For now, baseball has survived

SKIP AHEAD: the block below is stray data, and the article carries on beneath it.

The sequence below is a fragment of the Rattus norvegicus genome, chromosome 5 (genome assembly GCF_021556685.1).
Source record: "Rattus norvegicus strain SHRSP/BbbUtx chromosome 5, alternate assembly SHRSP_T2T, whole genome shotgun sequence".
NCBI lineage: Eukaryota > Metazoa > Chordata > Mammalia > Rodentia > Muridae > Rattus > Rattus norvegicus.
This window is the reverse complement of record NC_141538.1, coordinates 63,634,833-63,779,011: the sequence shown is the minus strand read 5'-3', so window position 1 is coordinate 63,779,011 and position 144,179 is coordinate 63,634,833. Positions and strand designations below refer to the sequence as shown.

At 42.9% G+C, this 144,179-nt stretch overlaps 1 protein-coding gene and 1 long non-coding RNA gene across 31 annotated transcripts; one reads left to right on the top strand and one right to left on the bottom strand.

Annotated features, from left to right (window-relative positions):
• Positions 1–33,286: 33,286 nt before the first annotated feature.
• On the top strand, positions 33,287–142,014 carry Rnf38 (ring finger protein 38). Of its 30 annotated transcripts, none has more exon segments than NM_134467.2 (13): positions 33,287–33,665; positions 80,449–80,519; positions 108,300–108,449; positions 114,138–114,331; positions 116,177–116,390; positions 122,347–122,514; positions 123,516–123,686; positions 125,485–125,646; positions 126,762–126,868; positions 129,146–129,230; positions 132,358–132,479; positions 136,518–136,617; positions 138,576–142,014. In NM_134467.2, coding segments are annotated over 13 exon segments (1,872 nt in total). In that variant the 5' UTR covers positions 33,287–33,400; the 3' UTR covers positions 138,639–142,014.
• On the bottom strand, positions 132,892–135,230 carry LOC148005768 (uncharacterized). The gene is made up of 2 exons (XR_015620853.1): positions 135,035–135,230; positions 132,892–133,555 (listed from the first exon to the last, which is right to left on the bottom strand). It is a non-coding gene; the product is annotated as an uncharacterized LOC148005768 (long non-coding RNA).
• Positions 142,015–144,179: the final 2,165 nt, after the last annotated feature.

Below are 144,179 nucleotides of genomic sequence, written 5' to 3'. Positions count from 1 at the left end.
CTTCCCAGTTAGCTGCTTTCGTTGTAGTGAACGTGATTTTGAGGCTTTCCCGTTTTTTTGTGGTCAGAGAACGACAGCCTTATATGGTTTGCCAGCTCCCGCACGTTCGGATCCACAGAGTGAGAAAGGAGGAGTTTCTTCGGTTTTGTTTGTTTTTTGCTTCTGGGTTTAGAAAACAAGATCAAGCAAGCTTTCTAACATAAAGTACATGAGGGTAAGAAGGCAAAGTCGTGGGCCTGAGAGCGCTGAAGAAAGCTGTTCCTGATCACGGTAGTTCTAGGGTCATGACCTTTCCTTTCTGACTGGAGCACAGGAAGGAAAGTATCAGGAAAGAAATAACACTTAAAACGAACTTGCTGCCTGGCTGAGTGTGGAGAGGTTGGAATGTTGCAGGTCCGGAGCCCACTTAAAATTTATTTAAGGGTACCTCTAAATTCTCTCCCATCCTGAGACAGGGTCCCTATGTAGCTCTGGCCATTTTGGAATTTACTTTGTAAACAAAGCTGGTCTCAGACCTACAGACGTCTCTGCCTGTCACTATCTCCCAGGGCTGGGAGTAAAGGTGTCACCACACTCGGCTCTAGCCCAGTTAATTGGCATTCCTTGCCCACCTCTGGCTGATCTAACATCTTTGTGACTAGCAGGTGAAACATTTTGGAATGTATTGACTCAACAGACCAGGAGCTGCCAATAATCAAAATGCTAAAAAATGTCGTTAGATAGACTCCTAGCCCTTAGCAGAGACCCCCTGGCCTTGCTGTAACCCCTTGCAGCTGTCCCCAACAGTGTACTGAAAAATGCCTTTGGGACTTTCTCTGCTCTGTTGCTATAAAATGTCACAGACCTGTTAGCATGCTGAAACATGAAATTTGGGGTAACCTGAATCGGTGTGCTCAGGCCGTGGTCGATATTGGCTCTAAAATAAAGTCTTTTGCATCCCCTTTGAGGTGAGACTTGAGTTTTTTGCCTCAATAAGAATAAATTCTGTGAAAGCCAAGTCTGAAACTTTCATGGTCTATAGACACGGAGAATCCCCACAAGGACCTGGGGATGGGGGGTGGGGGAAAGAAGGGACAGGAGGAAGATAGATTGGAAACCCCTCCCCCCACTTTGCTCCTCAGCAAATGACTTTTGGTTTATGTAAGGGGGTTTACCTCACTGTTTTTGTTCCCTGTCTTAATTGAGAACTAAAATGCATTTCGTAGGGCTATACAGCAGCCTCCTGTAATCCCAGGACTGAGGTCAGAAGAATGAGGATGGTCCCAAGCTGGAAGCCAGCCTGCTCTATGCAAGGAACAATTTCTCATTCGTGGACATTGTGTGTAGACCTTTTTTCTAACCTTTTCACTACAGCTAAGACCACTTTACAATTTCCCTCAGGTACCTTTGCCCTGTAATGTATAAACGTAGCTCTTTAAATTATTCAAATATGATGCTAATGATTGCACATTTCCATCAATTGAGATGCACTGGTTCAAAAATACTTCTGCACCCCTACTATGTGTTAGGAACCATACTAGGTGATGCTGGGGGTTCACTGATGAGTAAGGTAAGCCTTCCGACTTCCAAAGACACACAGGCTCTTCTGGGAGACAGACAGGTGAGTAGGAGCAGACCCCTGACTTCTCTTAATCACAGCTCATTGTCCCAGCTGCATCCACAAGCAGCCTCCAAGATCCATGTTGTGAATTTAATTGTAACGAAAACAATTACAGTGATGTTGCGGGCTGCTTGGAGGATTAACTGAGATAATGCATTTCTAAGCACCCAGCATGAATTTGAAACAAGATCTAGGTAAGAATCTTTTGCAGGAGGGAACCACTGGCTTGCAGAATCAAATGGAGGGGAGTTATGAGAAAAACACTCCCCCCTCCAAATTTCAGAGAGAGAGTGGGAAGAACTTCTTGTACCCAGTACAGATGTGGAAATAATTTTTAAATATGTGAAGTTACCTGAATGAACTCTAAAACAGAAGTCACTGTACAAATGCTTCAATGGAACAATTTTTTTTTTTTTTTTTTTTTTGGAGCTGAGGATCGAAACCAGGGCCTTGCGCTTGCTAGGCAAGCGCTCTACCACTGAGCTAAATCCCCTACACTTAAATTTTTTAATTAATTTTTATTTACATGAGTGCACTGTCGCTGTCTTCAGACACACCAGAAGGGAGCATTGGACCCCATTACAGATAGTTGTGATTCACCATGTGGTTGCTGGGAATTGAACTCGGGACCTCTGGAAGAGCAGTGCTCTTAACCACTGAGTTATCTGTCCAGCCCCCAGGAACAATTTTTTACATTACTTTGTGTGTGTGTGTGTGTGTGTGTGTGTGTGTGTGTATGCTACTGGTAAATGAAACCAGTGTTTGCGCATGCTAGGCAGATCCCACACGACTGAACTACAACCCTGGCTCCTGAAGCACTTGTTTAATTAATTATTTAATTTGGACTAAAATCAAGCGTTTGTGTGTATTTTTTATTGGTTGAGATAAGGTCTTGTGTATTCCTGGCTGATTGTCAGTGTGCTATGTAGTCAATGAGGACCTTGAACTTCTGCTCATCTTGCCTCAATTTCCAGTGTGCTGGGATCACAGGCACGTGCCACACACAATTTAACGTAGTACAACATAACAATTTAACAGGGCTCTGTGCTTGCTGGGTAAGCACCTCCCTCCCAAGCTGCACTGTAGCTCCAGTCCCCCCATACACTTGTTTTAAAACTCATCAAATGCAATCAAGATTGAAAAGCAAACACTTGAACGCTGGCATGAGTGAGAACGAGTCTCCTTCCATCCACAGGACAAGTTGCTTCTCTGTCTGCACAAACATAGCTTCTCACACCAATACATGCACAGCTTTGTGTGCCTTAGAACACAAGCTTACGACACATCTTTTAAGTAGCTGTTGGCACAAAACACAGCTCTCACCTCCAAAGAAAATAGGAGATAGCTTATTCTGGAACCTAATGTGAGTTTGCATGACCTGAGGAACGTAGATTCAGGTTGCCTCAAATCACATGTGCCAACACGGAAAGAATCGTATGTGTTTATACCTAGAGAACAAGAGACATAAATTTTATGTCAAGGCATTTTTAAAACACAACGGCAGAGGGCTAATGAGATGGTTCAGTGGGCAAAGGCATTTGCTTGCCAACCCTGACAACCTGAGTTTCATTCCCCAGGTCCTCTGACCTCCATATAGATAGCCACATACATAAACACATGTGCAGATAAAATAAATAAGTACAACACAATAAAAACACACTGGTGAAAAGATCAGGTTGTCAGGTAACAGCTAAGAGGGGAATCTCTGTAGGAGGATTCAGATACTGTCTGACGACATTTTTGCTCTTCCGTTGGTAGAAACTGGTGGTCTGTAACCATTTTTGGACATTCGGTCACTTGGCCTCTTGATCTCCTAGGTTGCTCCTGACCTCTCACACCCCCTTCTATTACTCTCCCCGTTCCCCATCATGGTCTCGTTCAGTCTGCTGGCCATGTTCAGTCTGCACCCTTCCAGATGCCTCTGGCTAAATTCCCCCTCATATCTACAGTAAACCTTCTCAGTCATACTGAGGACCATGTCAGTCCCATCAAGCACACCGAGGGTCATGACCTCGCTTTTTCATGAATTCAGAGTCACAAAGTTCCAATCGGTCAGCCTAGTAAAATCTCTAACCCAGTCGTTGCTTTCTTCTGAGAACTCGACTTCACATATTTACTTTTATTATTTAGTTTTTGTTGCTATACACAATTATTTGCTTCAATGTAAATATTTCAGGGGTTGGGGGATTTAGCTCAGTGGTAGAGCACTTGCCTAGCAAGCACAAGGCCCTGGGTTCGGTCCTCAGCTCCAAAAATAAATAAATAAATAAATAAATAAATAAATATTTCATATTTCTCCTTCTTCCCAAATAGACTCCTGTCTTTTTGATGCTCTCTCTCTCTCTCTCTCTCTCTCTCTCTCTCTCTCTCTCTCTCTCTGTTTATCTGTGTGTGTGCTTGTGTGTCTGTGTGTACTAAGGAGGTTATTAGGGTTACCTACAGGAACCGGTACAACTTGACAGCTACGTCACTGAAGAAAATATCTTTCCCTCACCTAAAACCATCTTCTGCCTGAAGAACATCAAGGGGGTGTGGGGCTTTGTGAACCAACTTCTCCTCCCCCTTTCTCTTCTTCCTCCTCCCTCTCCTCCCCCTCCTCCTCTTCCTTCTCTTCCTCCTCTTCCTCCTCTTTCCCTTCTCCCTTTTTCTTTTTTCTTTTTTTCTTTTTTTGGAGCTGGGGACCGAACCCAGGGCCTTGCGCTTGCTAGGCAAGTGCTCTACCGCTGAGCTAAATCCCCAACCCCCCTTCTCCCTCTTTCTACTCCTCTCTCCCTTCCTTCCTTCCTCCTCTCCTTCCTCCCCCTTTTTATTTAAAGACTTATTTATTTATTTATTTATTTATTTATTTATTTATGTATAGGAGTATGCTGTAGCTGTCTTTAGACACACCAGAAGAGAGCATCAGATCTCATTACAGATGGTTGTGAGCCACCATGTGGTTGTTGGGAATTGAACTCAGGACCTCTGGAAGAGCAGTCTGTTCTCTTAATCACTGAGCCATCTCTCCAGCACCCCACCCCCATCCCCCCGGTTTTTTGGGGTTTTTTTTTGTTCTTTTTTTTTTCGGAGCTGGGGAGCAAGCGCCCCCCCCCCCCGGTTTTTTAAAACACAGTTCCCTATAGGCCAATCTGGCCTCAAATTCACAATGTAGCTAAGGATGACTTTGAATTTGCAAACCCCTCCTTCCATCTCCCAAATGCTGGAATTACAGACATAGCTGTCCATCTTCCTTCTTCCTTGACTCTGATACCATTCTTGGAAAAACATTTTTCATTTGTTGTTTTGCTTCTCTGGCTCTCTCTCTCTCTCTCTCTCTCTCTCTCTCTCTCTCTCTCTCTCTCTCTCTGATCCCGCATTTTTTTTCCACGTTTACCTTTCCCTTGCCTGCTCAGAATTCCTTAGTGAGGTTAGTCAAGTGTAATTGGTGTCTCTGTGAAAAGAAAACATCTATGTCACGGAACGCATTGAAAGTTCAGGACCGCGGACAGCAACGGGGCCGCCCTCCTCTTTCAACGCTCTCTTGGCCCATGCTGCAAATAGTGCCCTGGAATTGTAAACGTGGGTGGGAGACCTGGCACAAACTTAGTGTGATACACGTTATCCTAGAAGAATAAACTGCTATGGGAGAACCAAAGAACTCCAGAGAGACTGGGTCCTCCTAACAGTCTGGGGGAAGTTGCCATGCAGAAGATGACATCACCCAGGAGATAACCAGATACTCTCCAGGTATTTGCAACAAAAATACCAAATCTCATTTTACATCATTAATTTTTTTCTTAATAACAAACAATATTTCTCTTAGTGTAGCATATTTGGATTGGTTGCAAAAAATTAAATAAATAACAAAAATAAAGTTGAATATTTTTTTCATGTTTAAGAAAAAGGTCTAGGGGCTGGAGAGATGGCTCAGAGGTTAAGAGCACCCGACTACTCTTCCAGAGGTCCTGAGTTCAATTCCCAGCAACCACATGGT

BALTIMORE - It was 12:34 p.m. at Camden Yards. Uncertainty and tension filled the ballpark. Reporters crowded into the small tunnel under the stands leading to the home plate entrance to the field. The Oriole Bird came down the tunnel. "Here comes a replacement umpire," someone joked. It was a symbolic moment, depicting the bizarre surroundings before Game 1 yesterday in the Division Series between the Baltimore Orioles and the Cleveland Indians, as the major league umpires threatened to boycott the playoffs unless Orioles second baseman Roberto Alomar, who spat in umpire John Hirschbeck's face on Friday, was forced to sit down. The matter was temporarily resolved - at least until tomorrow, when an American League hearing on the matter will take place - with the major league umpires taking the field, and the Orioles left no room for close calls with four home runs in a 10-4 blowout of the Indians. But until 22 minutes before the scheduled start of the game, nobody knew who was going to umpire the game. Now I've been to games before where no one knew if the umpires were going to show up. It happens all the time at my son's Little League games. It doesn't happen, though, with more than 47,000 fans and hundreds of reporters and assorted media waiting for a major league baseball playoff game to begin. This is life, though, after the Saliva Felt Around the World. Loogie Mania gripped the baseball world yesterday, leading to the strange circumstances before yesterday's game. General manager Pat Gillick was running around the field around 11 a.m., looking grim. "I don't know what's happening," he said. No one did. There were two umpiring crews waiting to work yesterday's game, the replacements and the major league umps. Marty Springstead, supervisor of umpires for the American League, didn't know which would be taking the field. The regular umps were furious that American League President Gene Budig had only handed out a five-game suspension to Alomar for the spitting incident, and that a hearing on the issue would not take place until next season. So late Monday night they voted to boycott the playoff games unless Alomar's suspension began immediately. Baseball went to court yesterday morning to get a court injunction to force the umpires to work, because any such job action would likely violate the terms of their union's contract with baseball, which has a no-strike provision. That meant a judge and some lawyers in a Philadelphia courtroom were going to decide if playoff baseball would be played with real umpires or the ones who had to ask their bosses for the day off yesterday so they could call balls and strikes at Camden Yards. A decision on the injunction won't be made until tomorrow's league hearing. How appropriate. Take me out to the courthouse, take me out to the bench. Get me a judge and a legal brief, or else the fans will get more grief. As the time grew closer to the 1:07 p.m. scheduled starting time, the situation grew more ridiculous. At 12:22 p.m., Springstead came out of the umpires room. Were the umpires there? "No," he said. Anything resolved yet? "No," he said. At 12:24 p.m., a priest went into the umpire's room - not a good sign. At 12:26 p.m., the replacement umpires went into the auxiliary clubhouse. The major league umps? They were sitting in their hotel nearby, watching ESPN. "We were waiting for a call from our attorney," crew chief Drew Coble said later. At 12:29 p.m., Orioles workers carried the red carpet through the tunnel out onto the field. The carpet was for the players to walk on from the dugout to the baseline during pregame introductions - as if ballplayers didn't get enough red carpet treatment. That's one of the reasons all the mess happened, after all. They've been walking on red carpets all their lives. At 12:37 p.m., several Baltimore police officers approached reporters standing in the tunnel. "Stay against the wall, if you will, gentleman," one officer said. This could turn ugly. I vowed to myself that they would kick me out of there when they pried my cold, dead fingers off my Baseball Writer's Association of America membership card. At 12:45 p.m., Springstead emerged from the umpire's room with a relieved look on his face. "They [the major league umps] will work today and tomorrow," he said. At 12:50 p.m. the umpires arrived, just like rock stars, with cameras running and reporters jostling to get a glimpse. The starting time of the game was pushed back, and at 1:24 p.m., David Wells threw the first pitch to Kenny Lofton, with Drew Coble behind the plate. The game had survived Loogie Mania for one more day.